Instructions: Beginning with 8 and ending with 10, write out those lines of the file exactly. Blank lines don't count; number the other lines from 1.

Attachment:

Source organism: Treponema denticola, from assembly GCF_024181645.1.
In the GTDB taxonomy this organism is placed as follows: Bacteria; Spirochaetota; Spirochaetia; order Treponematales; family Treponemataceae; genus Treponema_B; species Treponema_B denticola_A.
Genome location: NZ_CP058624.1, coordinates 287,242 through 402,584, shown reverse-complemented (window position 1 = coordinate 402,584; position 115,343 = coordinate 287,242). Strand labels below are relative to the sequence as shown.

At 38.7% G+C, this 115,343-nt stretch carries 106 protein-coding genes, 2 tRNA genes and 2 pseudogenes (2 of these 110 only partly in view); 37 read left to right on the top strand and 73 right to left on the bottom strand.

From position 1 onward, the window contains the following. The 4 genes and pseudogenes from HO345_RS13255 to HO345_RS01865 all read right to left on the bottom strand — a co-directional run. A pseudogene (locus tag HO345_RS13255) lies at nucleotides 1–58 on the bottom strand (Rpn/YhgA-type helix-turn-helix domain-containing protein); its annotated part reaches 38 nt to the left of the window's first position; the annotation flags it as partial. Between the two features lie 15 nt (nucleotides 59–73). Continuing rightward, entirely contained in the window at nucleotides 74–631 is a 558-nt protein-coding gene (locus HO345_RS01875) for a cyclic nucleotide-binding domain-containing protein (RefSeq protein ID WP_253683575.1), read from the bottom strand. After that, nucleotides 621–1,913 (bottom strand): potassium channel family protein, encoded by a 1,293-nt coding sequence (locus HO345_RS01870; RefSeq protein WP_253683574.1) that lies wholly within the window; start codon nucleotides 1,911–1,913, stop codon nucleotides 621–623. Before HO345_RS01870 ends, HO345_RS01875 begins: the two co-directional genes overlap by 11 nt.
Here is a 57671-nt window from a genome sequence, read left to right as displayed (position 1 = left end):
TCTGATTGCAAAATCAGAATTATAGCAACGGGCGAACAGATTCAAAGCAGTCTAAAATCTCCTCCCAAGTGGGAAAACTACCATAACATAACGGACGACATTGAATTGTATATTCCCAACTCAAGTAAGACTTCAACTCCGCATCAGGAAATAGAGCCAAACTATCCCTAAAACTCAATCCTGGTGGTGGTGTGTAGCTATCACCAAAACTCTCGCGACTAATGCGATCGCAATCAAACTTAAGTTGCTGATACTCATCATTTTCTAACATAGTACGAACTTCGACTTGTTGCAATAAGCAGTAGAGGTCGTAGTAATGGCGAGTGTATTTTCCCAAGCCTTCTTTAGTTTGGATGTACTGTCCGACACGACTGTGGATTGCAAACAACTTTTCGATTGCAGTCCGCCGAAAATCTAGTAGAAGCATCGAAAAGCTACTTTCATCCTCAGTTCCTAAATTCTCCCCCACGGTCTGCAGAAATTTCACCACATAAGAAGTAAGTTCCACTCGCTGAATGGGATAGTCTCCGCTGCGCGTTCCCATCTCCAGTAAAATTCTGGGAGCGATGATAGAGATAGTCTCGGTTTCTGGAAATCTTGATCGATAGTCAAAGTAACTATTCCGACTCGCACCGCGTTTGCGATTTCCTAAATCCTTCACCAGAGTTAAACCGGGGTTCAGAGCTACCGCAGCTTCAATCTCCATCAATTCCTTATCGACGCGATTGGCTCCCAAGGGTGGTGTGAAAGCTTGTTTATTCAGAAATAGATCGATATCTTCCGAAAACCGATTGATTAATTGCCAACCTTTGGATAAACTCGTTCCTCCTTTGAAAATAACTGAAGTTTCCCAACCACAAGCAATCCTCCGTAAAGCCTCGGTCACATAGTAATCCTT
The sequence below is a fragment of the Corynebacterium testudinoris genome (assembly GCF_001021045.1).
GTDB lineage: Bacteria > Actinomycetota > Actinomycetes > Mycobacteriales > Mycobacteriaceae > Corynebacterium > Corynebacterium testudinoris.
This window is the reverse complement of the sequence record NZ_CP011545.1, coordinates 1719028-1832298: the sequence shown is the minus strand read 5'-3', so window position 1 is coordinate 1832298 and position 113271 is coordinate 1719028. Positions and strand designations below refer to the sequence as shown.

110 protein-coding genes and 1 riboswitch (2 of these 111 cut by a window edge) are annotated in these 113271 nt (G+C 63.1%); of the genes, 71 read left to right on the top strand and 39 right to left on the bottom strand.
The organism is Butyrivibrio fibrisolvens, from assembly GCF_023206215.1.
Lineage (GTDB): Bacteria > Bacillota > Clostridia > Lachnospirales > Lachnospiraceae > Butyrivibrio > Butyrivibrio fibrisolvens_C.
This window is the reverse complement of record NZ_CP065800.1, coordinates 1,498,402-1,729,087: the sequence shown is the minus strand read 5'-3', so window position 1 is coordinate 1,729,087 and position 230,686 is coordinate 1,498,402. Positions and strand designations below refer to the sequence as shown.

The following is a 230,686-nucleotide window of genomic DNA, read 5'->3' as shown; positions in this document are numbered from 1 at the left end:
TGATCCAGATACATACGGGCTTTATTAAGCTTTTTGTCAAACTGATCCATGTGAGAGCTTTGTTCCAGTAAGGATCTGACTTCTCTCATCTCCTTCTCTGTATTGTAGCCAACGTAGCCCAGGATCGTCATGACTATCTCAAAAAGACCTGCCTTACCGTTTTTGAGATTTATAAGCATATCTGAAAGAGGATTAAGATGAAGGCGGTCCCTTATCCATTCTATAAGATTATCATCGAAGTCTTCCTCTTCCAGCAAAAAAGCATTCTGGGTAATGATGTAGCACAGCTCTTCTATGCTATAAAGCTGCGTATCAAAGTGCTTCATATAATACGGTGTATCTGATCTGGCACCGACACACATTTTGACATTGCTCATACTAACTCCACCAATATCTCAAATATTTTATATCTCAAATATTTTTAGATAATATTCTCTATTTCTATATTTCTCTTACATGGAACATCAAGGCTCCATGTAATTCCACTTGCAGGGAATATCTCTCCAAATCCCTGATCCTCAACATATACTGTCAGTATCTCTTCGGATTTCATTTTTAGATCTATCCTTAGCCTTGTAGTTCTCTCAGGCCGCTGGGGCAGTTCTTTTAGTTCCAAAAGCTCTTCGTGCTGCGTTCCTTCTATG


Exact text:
The sequence below is a fragment of the Corynebacterium testudinoris genome (assembly GCF_001021045.1).
GTDB lineage: Bacteria > Actinomycetota > Actinomycetes > Mycobacteriales > Mycobacteriaceae > Corynebacterium > Corynebacterium testudinoris.
This window is the reverse complement of the sequence record NZ_CP011545.1, coordinates 1719028-1832298: the sequence shown is the minus strand read 5'-3', so window position 1 is coordinate 1832298 and position 113271 is coordinate 1719028. Positions and strand designations below refer to the sequence as shown.